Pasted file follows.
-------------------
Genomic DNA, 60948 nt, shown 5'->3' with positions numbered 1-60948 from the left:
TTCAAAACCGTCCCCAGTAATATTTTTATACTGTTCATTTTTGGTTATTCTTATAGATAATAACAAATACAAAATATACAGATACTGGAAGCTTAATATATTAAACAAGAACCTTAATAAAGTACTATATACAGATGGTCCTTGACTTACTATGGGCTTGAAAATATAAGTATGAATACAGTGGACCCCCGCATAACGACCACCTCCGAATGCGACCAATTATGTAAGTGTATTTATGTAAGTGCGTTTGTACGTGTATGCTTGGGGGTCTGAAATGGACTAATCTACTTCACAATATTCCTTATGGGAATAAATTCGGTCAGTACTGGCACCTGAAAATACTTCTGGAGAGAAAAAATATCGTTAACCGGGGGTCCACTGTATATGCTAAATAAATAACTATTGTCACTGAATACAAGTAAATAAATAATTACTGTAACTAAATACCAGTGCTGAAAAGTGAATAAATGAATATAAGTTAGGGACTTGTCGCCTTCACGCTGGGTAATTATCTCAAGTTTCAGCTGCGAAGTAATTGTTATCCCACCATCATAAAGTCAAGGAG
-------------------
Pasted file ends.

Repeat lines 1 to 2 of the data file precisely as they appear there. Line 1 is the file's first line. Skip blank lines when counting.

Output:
Genomic DNA, 60948 nt, shown 5'->3' with positions numbered 1-60948 from the left:
TTCAAAACCGTCCCCAGTAATATTTTTATACTGTTCATTTTTGGTTATTCTTATAGATAATAACAAATACAAAATATACAGATACTGGAAGCTTAATATATTAAACAAGAACCTTAATAAAGTACTATATACAGATGGTCCTTGACTTACTATGGGCTTGAAAATATAAGTATGAATACAGTGGACCCCCGCATAACGACCACCTCCGAATGCGACCAATTATGTAAGTGTATTTATGTAAGTGCGTTTGTACGTGTATGCTTGGGGGTCTGAAATGGACTAATCTACTTCACAATATTCCTTATGGGAATAAATTCGGTCAGTACTGGCACCTGAAAATACTTCTGGAGAGAAAAAATATCGTTAACCGGGGGTCCACTGTATATGCTAAATAAATAACTATTGTCACTGAATACAAGTAAATAAATAATTACTGTAACTAAATACCAGTGCTGAAAAGTGAATAAATGAATATAAGTTAGGGACTTGTCGCCTTCACGCTGGGTAATTATCTCAAGTTTCAGCTGCGAAGTAATTGTTATCCCACCATCATAAAGTCAAGGAG